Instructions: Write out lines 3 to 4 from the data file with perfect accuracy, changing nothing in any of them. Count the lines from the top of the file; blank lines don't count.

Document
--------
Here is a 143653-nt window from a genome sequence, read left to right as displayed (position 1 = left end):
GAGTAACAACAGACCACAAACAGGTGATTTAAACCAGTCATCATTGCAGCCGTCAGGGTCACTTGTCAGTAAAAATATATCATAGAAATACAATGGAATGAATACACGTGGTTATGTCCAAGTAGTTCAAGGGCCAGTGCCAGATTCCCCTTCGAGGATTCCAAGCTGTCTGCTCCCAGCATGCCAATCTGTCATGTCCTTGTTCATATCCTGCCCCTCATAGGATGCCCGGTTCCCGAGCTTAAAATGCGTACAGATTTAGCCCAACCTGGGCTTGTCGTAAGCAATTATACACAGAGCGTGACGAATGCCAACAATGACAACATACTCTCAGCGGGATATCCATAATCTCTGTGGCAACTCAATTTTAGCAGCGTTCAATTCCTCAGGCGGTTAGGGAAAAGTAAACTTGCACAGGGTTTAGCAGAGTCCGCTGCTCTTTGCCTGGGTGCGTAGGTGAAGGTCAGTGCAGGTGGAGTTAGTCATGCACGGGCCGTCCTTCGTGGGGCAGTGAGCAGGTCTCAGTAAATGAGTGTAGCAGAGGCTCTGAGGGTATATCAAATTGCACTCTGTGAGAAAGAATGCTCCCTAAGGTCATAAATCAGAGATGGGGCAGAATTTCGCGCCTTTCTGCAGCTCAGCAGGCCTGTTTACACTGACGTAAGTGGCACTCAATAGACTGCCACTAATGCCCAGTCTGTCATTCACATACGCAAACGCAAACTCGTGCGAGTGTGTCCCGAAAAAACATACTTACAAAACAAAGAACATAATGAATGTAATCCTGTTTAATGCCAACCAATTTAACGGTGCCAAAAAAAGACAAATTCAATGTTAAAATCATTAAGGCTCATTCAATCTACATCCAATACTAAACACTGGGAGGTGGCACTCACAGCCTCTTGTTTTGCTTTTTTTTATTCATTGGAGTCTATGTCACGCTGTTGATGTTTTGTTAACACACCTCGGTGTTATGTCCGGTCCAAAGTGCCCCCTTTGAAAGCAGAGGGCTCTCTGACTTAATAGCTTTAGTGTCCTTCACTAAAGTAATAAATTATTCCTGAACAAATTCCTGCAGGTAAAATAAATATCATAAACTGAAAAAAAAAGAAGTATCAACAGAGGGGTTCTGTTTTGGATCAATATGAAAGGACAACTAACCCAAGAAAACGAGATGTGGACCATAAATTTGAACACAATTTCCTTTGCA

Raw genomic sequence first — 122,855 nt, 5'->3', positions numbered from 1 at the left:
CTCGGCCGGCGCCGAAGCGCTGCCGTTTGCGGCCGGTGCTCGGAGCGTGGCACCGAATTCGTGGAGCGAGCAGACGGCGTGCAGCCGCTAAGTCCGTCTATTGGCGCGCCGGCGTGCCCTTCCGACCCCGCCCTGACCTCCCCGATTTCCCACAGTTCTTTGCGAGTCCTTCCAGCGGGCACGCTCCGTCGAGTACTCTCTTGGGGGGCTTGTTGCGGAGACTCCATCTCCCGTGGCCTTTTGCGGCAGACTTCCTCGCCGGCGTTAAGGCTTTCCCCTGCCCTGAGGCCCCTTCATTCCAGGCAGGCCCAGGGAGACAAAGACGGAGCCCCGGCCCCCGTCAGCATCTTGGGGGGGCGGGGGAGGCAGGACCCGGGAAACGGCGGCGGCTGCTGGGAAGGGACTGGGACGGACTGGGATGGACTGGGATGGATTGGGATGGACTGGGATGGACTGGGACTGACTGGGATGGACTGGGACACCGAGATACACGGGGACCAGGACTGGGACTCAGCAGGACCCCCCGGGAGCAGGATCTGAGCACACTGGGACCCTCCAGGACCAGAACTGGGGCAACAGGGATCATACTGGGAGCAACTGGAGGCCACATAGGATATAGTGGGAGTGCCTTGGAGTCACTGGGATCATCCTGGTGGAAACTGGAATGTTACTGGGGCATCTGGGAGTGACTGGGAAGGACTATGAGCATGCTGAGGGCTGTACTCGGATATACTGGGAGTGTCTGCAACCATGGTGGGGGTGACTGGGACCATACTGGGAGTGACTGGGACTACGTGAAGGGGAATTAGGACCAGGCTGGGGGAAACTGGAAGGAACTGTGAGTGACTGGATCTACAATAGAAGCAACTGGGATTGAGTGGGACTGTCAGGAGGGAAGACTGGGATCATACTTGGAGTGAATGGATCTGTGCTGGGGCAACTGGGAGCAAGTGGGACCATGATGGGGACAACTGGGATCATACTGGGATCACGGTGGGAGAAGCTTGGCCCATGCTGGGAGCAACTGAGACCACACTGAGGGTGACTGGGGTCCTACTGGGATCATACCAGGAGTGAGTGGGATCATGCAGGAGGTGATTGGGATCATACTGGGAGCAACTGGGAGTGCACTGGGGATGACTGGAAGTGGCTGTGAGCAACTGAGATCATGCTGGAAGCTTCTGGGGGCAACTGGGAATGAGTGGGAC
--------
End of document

Raw genomic sequence first — 122,855 nt, 5'->3', positions numbered from 1 at the left:
CTCGGCCGGCGCCGAAGCGCTGCCGTTTGCGGCCGGTGCTCGGAGCGTGGCACCGAATTCGTGGAGCGAGCAGACGGCGTGCAGCCGCTAAGTCCGTCTATTGGCGCGCCGGCGTGCCCTTCCGACCCCGCCCTGACCTCCCCGATTTCCCACAGTTCTTTGCGAGTCCTTCCAGCGGGCACGCTCCGTCGAGTACTCTCTTGGGGGGCTTGTTGCGGAGACTCCATCTCCCGTGGCCTTTTGCGGCAGACTTCCTCGCCGGCGTTAAGGCTTTCCCCTGCCCTGAGGCCCCTTCATTCCAGGCAGGCCCAGGGAGACAAAGACGGAGCCCCGGCCCCCGTCAGCATCTTGGGGGGGCGGGGGAGGCAGGACCCGGGAAACGGCGGCGGCTGCTGGGAAGGGACTGGGACGGACTGGGATGGACTGGGATGGATTGGGATGGACTGGGATGGACTGGGACTGACTGGGATGGACTGGGACACCGAGATACACGGGGACCAGGACTGGGACTCAGCAGGACCCCCCGGGAGCAGGATCTGAGCACACTGGGACCCTCCAGGACCAGAACTGGGGCAACAGGGATCATACTGGGAGCAACTGGAGGCCACATAGGATATAGTGGGAGTGCCTTGGAGTCACTGGGATCATCCTGGTGGAAACTGGAATGTTACTGGGGCATCTGGGAGTGACTGGGAAGGACTATGAGCATGCTGAGGGCTGTACTCGGATATACTGGGAGTGTCTGCAACCATGGTGGGGGTGACTGGGACCATACTGGGAGTGACTGGGACTACGTGAAGGGGAATTAGGACCAGGCTGGGGGAAACTGGAAGGAACTGTGAGTGACTGGATCTACAATAGAAGCAACTGGGATTGAGTGGGACTGTCAGGAGGGAAGACTGGGATCATACTTGGAGTGAATGGATCTGTGCTGGGGCAACTGGGAGCAAGTGGGACCATGATGGGGACAACTGGGATCATACTGGGATCACGGTGGGAGAAGCTTGGCCCATGCTGGGAGCAACTGAGACCACACTGAGGGTGACTGGGGTCCTACTGGGATCATACCAGGAGTGAGTGGGATCATGCAGGAGGTGATTGGGATCATACTGGGAGCAACTGGGAGTGCACTGGGGATGACTGGAAGTGGCTGTGAGCAACTGAGATCATGCTGGAAGCTTCTGGGGGCAACTGGGAATGAGTGGGAC